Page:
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Proposed Amendments to the Patent Rules

October 12, 2017

The Canadian Intellectual Property Office (CIPO) recently engaged in public consultation on proposed amendments to Canada’s Patent Rules. The proposed Patent Rules, once implemented, will allow the coming-into-force of amendments to Canada’s Patent Act which, amongst other things, will allow Canada to ratify the Patent Law Treaty (PLT).

The coming-into-force of the changes to the Act and Rules (“the upcoming changes”) may be expected at some time in 2019. In the interim, however, several aspects of the upcoming changes are worth highlighting as they may motivate changes in Canadian filing and prosecution strategy.

Changes to Time Limits

There is a significant focus in the upcoming changes on reducing application pendency. The upcoming changes will reduce the time limits for requesting examination and for responding to office actions.

The time limit for requesting exam will be reduced from five years to three years. Notably, if, as expected, this reduced period is only applicable to cases filed after the transition, the Patent Office may experience a “double cohort” of filings for which exam is requested in the 2022 time frame which could, potentially, lead to a backlog at the office. Accordingly, applicants may consider requesting examination before the five-year mark for current cases in order to avoid their cases becoming mired in any delays at the Patent Office should they materialize.

There will also be a change in the timeline for responding to most office actions, with the deadline for responding to Examiner’s requisitions being standardized at four months as compared to the six-month deadlines currently applicable in most cases. Extensions of time may be available if circumstances justify and an appropriate fee is paid.

Claiming Priority

At present, in Canada, priority can be claimed to an earlier filing without the need to submit a certified copy of that priority application. Under the proposed changes, certified copies will be required unless the application is made available in a digital library.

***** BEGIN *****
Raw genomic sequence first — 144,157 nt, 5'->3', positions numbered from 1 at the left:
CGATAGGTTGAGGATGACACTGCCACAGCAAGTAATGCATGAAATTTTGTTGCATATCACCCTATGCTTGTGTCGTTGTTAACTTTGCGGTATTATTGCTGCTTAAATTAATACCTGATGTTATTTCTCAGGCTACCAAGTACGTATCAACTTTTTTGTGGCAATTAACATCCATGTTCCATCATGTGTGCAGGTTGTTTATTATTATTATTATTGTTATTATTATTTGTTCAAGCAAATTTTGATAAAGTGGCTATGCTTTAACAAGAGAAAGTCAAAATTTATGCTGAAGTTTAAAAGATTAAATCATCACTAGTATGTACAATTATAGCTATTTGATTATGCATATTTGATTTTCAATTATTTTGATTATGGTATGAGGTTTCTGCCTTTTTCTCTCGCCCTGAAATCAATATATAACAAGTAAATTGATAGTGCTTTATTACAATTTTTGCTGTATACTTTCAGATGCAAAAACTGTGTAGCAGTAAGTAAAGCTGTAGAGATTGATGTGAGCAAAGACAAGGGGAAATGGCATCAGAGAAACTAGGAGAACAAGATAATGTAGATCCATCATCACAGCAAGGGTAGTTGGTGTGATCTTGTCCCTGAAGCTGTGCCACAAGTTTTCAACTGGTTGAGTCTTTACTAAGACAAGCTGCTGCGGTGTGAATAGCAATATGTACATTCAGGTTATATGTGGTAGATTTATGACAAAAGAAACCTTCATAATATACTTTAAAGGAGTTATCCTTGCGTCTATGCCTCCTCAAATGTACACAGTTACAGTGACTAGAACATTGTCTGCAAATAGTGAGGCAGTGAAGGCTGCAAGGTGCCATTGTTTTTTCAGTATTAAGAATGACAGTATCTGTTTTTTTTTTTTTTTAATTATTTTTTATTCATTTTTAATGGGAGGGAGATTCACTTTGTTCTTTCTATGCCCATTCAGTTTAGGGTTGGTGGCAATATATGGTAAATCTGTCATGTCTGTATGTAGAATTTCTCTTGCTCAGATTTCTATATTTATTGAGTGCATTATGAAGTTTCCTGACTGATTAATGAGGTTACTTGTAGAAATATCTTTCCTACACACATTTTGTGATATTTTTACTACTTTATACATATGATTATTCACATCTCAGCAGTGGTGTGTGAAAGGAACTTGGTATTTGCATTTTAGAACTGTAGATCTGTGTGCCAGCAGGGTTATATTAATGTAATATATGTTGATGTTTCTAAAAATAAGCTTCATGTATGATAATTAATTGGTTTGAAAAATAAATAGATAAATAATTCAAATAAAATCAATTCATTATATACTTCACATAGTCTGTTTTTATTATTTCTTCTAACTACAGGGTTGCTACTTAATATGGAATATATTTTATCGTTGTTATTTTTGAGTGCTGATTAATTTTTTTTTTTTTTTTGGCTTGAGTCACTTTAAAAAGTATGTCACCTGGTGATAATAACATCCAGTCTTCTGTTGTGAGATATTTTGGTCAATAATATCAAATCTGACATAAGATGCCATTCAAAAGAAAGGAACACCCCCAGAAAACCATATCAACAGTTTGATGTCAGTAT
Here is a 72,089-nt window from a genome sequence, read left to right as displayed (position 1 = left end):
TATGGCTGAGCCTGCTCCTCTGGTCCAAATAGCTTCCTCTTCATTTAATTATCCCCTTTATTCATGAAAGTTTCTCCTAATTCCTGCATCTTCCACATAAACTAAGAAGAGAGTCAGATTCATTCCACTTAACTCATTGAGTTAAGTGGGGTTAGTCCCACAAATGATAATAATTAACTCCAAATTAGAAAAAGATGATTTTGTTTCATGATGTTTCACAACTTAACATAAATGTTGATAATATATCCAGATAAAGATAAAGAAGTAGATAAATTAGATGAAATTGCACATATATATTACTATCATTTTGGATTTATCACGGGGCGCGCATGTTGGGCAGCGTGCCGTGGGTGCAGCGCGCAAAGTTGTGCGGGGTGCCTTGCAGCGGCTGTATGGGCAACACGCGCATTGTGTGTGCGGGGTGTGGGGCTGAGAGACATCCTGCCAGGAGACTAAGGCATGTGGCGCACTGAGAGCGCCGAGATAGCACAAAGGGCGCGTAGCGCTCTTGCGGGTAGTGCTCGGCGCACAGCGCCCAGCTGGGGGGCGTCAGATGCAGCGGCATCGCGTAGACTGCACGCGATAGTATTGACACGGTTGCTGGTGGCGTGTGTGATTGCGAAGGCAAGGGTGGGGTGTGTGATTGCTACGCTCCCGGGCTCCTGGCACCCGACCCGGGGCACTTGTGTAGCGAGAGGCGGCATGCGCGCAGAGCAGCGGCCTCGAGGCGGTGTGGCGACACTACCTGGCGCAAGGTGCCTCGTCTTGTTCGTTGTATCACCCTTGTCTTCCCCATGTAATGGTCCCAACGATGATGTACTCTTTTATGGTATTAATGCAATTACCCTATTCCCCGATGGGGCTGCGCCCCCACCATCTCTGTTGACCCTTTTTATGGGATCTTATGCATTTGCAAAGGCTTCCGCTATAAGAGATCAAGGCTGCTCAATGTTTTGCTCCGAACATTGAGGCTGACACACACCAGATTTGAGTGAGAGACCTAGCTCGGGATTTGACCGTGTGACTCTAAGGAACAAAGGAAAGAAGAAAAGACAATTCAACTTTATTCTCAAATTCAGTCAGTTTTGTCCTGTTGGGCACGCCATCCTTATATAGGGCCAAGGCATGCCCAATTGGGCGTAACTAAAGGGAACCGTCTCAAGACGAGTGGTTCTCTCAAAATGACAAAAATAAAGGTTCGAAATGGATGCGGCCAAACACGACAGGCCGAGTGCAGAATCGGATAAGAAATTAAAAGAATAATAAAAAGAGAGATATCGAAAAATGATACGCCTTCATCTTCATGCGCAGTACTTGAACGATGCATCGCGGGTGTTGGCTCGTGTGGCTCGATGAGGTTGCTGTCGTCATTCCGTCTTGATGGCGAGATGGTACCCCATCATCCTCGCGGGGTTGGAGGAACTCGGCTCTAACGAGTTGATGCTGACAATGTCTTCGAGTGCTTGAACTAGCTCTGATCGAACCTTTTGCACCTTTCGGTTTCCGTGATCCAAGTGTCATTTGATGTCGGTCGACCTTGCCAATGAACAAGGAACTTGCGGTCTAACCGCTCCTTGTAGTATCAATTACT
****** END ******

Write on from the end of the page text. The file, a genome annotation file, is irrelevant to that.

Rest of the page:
At the same time, Canada will also allow restoration of the right of priority where a subsequent application is filed within two months after the expiration of the twelve-month priority period provided the failure to file the application before the expiration of the priority period was unintentional.

Reinstatement

Currently abandonment of a Canadian patent application is, in most cases, relatively innocuous, with reinstatement available as-of-right within 12 months of the deemed abandonment. This is a relief to many applicants as, under the present regime, abandonment can in some cases occur without notification.

Under the upcoming changes, applicants will be provided with a notification of a required action and time to take that action prior to the application going abandoned. However, the consequences of allowing an application to go abandoned will be greater.  In some circumstances, it will be necessary for an applicant to show “due care” was taken in order to reinstate and abandoned application and rights may be afforded to certain third parties who begin using the invention during a period of abandonment.   

National Phase Entry Deadline of 30 months

At present, Canada allows for National Phase Entry beyond the 30-month deadline at up to 42 months beyond the priority date as of right by simple payment of a late fee. Under the proposed changes this option will be eliminated. A strict deadline of 30 months will apply unless the Commissioner of Patents can be satisfied that the failure to timely enter national phase was unintentional.

Amendment after Allowance

Prosecution of Canadian patent applications ends with the issuance of a Notice of Allowance. After that, only compliant amendments that do not require further search can be permitted. As such, in cases where broader amendments are required such as, for example, the introduction of the claims of a related foreign divisional or continuation application, it is necessary to allow the application to go abandoned for failure to pay the final fee so that it can then be reinstated, this having the side-effect of reopening prosecution. With the changes to restrict reinstatement this procedure will no longer be viable; however, the upcoming changes will also make it unnecessary: under the new Rules upon the payment of an appropriate fee, a Notice of Allowance may be deemed never to have been sent allowing further amendments and subjecting the application to further examination.

 

This is a brief overview of some of the proposed changes to Canada’s Patent Rules. Other changes include refinements clarifying some aspects related to the definition of a Small Entity, new provisions related to correction of errors including missing parts, and changes in the requirements to obtain a filing date including the introduction of reference filing.

Tags: patents 


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